Information about radiology test results frequently are requested via patient portals, if available. The problem is that this information continues to be very difficult for many patients to understand.
According to a study published in the Journal of the American Medical Informatics Association, this is an argument for the development of new ways to share radiology information with patients. In the article, Corey Arnold, an assistant professor at UCLA's David Geffen School of Medicine, and colleagues suggest using an "interpretive layer" between clinically-generated information and consumer-centric disease explanations to help patients better understand illnesses they are dealing with.
The authors implemented an electronic portal for patients with primary brain tumors--a patient population that has a tremendous need for information and requires a large amount of both initial and follow-up imaging.
This system, the authors explained, includes explanatory layers of information between the patient and clinical data. Each layer provides "a lay explanation and overview of the layer immediately below, forming a hierarchy of progressively more specific information views that ultimately link to individual source reports' findings and associated imaging studies," the authors wrote. "These layers help to mediate between professional and patient health perspectives, using concepts, illustrations, and key radiology images designed for a consumer audience."
The patient radiology portal utilizes three information orientations: a problem orientation summarizing radiologic interpretive findings; a temporal orientation showing the evolution of disease via imaging; and a source orientation providing patients with annotated versions of their radiology reports. "These three perspectives," the authors wrote, "allow a user to navigate their radiologic information, allowing for the selective drilling down to the original image interpretations."
The authors demonstrated the system at the Radiological Society of North America's annual conference in 2011, at which time observers recognized its value in educating patients about their disease state, helping them review their diagnosis and treatment, and enabling them to share their record with family members and other supporting individuals. However, there also were concerns that patients still were exposed to information beyond their comprehension, and that issues regarding patient misconceptions and understanding could ultimately create more work for physicians.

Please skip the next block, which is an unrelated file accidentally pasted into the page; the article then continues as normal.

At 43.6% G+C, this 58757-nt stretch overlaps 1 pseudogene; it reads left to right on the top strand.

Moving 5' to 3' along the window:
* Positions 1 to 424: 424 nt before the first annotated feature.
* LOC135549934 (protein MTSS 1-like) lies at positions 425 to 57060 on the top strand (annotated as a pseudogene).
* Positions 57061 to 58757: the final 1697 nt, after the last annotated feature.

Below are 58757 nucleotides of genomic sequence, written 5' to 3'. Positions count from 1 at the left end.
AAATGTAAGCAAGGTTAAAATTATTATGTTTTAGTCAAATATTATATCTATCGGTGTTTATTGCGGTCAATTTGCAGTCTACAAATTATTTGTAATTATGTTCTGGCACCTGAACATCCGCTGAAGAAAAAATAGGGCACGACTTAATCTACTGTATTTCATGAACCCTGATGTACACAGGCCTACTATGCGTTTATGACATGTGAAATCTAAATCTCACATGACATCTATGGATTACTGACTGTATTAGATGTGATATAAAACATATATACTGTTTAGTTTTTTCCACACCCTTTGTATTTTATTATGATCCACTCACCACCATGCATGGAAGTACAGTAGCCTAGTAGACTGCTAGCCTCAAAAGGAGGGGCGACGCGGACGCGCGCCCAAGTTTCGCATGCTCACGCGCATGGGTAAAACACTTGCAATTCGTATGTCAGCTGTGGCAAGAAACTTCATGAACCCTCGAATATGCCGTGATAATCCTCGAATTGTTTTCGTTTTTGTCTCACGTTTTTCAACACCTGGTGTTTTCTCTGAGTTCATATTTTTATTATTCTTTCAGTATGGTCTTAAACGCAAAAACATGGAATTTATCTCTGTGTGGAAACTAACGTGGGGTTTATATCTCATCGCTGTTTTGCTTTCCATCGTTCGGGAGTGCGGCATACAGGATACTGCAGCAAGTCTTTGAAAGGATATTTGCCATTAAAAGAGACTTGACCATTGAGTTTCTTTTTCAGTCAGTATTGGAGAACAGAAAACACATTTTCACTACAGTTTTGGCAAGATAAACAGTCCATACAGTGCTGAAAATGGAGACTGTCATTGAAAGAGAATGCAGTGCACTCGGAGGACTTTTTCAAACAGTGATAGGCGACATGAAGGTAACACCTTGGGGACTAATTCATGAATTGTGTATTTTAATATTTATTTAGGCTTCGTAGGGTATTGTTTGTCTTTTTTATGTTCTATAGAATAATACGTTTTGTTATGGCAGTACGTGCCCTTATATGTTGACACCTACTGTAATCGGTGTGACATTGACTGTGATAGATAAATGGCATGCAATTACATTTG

And while steps can be taken to prevent issues regarding patient misunderstanding and clinician workload increases, the potential for these issues cannot be completely eliminated, the authors concluded. "There are, and will always be, risks in allowing patients direct access with their records, but evidence indicates that these potential risks are outweighed by the benefits provided by such a system to an engaged patient."
As part a discussion at last year's RSNA conference, radiologist Richard Taxin of Delaware County, Pa.-based Crozer-Keystone Health System outlined the pros and cons of giving patients direct access to their results, saying that oftentimes, doing so can result in more confusion and anxiety for patients.
In contrast, however, Curtis Langlotz, a radiologist and medical director of information services at the University of Pennsylvania Health System, talked about the success of a three-month pilot program one hospital in his system rolled out that enabled patients to access abdominal imaging, breast imaging and interventional radiology studies over a patient portal. While radiologists preliminarily were concerned that they would be flooded with patient phone calls about their results, Langlotz said that the hospital received only four patient calls over the three months, none of which were related to the report types used in the project.
To learn more:
- here's the abstract in JAMIA